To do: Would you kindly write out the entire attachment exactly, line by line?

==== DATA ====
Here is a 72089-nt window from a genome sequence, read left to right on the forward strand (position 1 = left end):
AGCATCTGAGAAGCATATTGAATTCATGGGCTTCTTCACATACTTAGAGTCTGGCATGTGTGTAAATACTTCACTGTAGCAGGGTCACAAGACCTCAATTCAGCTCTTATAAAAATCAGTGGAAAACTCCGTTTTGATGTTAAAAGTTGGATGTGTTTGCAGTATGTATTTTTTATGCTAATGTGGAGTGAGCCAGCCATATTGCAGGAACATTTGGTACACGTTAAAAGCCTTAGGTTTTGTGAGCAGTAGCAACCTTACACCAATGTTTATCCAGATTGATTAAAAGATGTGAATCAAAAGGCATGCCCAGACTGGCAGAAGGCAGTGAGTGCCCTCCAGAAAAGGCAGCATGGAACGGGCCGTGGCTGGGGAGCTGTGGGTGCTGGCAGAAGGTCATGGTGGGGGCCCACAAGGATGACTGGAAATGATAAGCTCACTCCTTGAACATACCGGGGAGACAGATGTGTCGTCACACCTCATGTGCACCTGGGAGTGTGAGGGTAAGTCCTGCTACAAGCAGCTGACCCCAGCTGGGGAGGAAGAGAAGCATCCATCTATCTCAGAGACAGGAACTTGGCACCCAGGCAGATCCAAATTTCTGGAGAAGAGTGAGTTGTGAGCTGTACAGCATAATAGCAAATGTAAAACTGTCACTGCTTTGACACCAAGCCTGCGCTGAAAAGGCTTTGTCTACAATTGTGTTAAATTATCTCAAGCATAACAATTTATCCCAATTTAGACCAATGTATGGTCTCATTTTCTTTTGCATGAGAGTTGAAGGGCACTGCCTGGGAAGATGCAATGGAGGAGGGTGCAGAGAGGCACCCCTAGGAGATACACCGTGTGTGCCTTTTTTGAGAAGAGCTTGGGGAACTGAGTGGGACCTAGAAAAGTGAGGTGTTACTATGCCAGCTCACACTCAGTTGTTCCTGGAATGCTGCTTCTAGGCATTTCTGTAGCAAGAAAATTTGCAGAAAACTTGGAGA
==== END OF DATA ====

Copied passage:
Here is a 72089-nt window from a genome sequence, read left to right on the forward strand (position 1 = left end):
AGCATCTGAGAAGCATATTGAATTCATGGGCTTCTTCACATACTTAGAGTCTGGCATGTGTGTAAATACTTCACTGTAGCAGGGTCACAAGACCTCAATTCAGCTCTTATAAAAATCAGTGGAAAACTCCGTTTTGATGTTAAAAGTTGGATGTGTTTGCAGTATGTATTTTTTATGCTAATGTGGAGTGAGCCAGCCATATTGCAGGAACATTTGGTACACGTTAAAAGCCTTAGGTTTTGTGAGCAGTAGCAACCTTACACCAATGTTTATCCAGATTGATTAAAAGATGTGAATCAAAAGGCATGCCCAGACTGGCAGAAGGCAGTGAGTGCCCTCCAGAAAAGGCAGCATGGAACGGGCCGTGGCTGGGGAGCTGTGGGTGCTGGCAGAAGGTCATGGTGGGGGCCCACAAGGATGACTGGAAATGATAAGCTCACTCCTTGAACATACCGGGGAGACAGATGTGTCGTCACACCTCATGTGCACCTGGGAGTGTGAGGGTAAGTCCTGCTACAAGCAGCTGACCCCAGCTGGGGAGGAAGAGAAGCATCCATCTATCTCAGAGACAGGAACTTGGCACCCAGGCAGATCCAAATTTCTGGAGAAGAGTGAGTTGTGAGCTGTACAGCATAATAGCAAATGTAAAACTGTCACTGCTTTGACACCAAGCCTGCGCTGAAAAGGCTTTGTCTACAATTGTGTTAAATTATCTCAAGCATAACAATTTATCCCAATTTAGACCAATGTATGGTCTCATTTTCTTTTGCATGAGAGTTGAAGGGCACTGCCTGGGAAGATGCAATGGAGGAGGGTGCAGAGAGGCACCCCTAGGAGATACACCGTGTGTGCCTTTTTTGAGAAGAGCTTGGGGAACTGAGTGGGACCTAGAAAAGTGAGGTGTTACTATGCCAGCTCACACTCAGTTGTTCCTGGAATGCTGCTTCTAGGCATTTCTGTAGCAAGAAAATTTGCAGAAAACTTGGAGA